The problem with deciding whether the world is a better or worse place is that most of us decide based on where we live, and no one place is representative of the world.  More troubling than that is the fact that most of those who can make their views known about the state of the world are those who are anything but representative, because in a media intensive world, the vast majority of those who can even participate are the comparatively more affluent and advantaged. This isn’t anything new; it goes back as far as the invention of writing because, then, only the advantaged could write [and even the slaves who served as scribes were more advantaged than most others].

 In the end, it’s a good idea to remember that “better” is a comparative, and that it all depends on what is being compared by whom… and for what reason.

4 thoughts on “The World – A Better Place Today?”

  1. Wine Guy says:

    So, situation normal: no one knows because there is no effective way to come to a true consensus.

  2. Alan says:

    I found it quite depressing a few days ago when a radio station I listen to hosted their morning trivia. 33% of adults say they have not done ‘this’ since high school.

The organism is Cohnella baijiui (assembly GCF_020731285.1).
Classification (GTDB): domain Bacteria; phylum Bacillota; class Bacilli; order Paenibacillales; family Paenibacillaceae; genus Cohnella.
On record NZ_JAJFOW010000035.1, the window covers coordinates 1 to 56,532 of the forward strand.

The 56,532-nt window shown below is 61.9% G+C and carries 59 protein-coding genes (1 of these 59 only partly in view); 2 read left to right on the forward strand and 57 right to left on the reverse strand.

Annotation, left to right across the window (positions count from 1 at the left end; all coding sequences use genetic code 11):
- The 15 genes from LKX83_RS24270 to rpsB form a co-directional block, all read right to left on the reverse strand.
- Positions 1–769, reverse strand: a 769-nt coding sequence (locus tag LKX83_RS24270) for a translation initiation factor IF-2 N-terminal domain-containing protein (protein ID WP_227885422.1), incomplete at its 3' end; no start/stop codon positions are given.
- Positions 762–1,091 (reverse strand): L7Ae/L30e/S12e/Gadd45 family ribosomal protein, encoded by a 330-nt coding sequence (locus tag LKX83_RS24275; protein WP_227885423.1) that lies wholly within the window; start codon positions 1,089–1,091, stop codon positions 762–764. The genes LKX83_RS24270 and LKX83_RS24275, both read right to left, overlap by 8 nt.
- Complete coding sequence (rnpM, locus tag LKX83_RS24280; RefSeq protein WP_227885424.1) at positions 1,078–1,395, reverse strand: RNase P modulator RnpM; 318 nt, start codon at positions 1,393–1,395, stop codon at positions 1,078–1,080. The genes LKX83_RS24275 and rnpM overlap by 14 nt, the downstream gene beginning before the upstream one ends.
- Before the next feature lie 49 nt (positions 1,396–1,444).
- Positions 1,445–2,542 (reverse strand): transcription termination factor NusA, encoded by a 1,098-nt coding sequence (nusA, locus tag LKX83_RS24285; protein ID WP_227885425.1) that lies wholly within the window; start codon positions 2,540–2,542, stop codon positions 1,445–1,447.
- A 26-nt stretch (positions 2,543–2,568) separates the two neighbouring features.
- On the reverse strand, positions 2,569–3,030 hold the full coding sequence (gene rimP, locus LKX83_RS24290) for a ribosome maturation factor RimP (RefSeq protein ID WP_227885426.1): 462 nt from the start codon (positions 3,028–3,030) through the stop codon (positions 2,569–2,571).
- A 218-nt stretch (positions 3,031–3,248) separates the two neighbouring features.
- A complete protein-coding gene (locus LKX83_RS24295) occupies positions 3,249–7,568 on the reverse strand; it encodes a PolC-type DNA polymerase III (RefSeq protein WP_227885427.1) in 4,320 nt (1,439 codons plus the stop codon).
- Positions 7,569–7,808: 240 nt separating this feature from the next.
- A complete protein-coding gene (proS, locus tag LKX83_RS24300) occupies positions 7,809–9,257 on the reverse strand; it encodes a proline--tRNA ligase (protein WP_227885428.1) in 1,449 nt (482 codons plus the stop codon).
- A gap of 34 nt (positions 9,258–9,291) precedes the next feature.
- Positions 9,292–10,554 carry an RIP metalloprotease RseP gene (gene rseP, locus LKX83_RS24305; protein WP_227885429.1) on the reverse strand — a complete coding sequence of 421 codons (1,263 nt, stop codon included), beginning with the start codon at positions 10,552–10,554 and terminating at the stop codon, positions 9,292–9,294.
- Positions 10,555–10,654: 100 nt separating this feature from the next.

The answer? Read a book. For any reason.

    After speaking with some co-workers, I found that my habits are considered pretty darned strange. I would estimate that I read four books a month for relaxation, and another one to two for professional development of some sort or another. While I know I take being a bibliophile to extremes (according to my wife when she views our personal library, with all the shelves it takes up in the house!), I had always assumed that the vast majority of people at least read the occasional book for pleasure.

    I can certainly understand the average American not opening a book for study since high school. I don’t believe it’s wise, but I can see how they would get that way. With the push for digital entertainment, the written word falls further and further behind.

    This trend has shown up time and again as I’ve received new hires for training. They expect the answers to be handed to them, while I was always taught to go to the source document. To not rely on word of mouth and hand me down knowledge when resolving technical troubles. Review the technical documentation, discuss with experienced personnel, then deal with the problem.